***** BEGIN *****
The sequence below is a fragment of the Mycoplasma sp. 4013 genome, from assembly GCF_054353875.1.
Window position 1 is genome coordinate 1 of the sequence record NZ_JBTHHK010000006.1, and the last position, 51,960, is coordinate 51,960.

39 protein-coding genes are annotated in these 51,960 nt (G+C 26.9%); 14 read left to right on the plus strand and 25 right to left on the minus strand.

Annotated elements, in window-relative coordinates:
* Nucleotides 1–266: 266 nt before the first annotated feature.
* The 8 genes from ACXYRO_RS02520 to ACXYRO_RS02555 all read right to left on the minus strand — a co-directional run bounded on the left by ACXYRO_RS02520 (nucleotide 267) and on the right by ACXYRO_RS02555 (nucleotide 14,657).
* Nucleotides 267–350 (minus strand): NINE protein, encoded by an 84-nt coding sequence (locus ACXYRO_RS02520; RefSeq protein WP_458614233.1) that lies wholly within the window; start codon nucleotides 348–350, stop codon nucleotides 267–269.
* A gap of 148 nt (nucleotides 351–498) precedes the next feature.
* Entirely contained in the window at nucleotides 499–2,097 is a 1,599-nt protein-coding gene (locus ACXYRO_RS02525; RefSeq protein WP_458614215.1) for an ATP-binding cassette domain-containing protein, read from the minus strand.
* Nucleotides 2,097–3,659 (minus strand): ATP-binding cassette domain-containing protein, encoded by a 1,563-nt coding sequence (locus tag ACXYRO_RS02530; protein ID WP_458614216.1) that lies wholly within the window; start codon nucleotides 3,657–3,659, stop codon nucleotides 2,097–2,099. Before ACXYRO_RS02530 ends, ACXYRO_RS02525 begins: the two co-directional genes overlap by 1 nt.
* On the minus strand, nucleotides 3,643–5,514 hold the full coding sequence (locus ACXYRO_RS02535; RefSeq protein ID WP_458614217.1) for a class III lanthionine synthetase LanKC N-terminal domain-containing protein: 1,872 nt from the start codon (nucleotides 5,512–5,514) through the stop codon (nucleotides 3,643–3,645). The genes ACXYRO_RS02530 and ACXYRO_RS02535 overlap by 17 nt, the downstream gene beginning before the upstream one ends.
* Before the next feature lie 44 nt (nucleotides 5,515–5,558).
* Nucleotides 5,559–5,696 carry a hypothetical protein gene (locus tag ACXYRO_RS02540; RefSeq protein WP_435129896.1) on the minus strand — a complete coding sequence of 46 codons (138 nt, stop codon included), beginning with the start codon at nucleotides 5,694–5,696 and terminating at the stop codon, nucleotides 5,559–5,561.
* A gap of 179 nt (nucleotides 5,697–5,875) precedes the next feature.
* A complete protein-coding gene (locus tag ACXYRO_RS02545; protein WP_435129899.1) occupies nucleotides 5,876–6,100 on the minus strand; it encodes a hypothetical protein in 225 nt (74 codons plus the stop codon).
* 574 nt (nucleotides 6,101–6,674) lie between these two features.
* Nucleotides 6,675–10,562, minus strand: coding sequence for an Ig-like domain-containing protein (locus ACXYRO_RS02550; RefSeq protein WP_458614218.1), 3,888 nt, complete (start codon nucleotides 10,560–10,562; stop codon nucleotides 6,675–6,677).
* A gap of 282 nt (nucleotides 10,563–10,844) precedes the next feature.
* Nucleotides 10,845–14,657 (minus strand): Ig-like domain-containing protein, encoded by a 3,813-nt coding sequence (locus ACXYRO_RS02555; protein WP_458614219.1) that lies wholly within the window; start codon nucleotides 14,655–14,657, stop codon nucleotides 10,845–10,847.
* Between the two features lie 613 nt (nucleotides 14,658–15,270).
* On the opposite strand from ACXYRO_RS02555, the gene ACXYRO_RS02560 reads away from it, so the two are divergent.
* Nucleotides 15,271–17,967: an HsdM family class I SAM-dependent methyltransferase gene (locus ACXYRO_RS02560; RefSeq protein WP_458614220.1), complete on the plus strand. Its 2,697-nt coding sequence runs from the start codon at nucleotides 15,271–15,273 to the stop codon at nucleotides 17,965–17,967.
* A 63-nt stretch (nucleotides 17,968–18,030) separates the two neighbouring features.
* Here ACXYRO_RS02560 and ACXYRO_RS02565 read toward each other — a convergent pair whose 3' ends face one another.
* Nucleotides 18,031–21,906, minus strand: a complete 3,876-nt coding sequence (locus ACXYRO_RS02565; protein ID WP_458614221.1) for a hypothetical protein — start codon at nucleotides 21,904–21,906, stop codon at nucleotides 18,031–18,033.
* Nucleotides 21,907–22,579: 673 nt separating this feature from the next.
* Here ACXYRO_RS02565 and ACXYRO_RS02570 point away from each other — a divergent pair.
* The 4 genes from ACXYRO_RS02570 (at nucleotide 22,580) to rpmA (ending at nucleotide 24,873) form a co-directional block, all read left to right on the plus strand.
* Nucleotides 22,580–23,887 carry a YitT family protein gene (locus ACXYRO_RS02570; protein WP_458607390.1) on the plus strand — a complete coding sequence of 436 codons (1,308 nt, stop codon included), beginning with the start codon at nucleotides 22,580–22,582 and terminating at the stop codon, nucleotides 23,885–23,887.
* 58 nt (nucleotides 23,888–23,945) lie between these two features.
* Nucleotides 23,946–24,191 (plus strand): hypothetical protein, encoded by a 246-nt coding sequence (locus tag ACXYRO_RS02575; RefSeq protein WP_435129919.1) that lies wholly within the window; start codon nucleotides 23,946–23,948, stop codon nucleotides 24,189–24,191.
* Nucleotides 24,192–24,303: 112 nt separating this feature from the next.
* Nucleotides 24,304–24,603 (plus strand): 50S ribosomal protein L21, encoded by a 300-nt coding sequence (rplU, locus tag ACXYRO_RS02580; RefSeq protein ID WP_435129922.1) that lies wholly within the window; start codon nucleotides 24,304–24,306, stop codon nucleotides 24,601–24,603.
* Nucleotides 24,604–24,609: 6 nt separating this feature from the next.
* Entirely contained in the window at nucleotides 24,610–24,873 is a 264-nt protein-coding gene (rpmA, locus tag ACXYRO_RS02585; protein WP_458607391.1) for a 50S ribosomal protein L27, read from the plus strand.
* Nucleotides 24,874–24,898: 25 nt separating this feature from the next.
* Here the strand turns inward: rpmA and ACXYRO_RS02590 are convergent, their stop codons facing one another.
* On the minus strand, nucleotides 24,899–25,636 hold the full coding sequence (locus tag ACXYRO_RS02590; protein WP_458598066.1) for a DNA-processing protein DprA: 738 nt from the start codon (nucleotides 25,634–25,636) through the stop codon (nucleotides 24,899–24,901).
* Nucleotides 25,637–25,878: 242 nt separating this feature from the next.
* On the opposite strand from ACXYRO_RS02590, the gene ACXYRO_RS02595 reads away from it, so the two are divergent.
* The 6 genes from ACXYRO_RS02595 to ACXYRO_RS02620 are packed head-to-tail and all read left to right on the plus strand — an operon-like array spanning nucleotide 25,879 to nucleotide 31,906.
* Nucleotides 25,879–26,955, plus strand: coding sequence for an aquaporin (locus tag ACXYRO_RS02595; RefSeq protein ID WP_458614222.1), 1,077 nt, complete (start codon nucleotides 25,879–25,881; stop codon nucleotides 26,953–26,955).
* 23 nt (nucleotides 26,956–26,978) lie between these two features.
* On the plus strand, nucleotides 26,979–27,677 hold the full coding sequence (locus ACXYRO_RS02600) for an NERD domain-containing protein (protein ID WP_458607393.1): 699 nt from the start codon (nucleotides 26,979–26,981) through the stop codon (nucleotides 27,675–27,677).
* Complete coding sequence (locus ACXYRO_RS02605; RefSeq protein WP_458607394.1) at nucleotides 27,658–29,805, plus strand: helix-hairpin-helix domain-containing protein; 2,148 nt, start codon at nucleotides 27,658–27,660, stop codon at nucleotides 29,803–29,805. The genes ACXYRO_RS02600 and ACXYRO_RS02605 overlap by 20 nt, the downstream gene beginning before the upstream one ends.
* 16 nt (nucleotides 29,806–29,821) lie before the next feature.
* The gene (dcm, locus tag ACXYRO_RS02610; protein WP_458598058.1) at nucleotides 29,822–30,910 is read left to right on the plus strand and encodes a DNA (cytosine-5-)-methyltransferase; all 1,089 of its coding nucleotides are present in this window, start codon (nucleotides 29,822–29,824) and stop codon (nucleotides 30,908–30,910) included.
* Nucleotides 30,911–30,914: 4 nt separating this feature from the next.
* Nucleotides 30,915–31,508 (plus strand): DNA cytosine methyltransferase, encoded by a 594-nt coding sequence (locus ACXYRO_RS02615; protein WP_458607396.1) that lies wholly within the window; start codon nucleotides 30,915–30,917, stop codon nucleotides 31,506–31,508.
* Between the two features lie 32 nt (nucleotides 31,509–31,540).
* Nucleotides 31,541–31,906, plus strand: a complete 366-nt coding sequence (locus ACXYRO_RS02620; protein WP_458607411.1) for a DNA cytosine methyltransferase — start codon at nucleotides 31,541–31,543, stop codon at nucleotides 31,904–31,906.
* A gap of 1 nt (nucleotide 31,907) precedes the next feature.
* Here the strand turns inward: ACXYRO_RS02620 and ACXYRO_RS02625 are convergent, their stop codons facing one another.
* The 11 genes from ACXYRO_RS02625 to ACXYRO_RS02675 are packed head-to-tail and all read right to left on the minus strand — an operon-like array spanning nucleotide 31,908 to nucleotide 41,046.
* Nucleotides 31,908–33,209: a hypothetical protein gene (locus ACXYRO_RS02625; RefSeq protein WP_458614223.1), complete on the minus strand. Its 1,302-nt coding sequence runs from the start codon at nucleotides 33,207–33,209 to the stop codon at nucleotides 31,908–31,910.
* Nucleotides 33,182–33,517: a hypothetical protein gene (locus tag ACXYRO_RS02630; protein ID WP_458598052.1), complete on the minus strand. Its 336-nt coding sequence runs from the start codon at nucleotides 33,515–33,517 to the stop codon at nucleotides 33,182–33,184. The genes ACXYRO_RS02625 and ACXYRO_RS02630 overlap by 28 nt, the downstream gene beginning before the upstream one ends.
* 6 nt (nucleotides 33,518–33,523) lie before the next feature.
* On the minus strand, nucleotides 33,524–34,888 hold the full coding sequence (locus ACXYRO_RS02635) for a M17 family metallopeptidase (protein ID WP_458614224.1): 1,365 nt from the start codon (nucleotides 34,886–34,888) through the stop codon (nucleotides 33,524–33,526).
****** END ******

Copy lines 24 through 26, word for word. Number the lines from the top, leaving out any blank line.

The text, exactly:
* Here ACXYRO_RS02560 and ACXYRO_RS02565 read toward each other — a convergent pair whose 3' ends face one another.
* Nucleotides 18,031–21,906, minus strand: a complete 3,876-nt coding sequence (locus ACXYRO_RS02565; protein ID WP_458614221.1) for a hypothetical protein — start codon at nucleotides 21,904–21,906, stop codon at nucleotides 18,031–18,033.
* Nucleotides 21,907–22,579: 673 nt separating this feature from the next.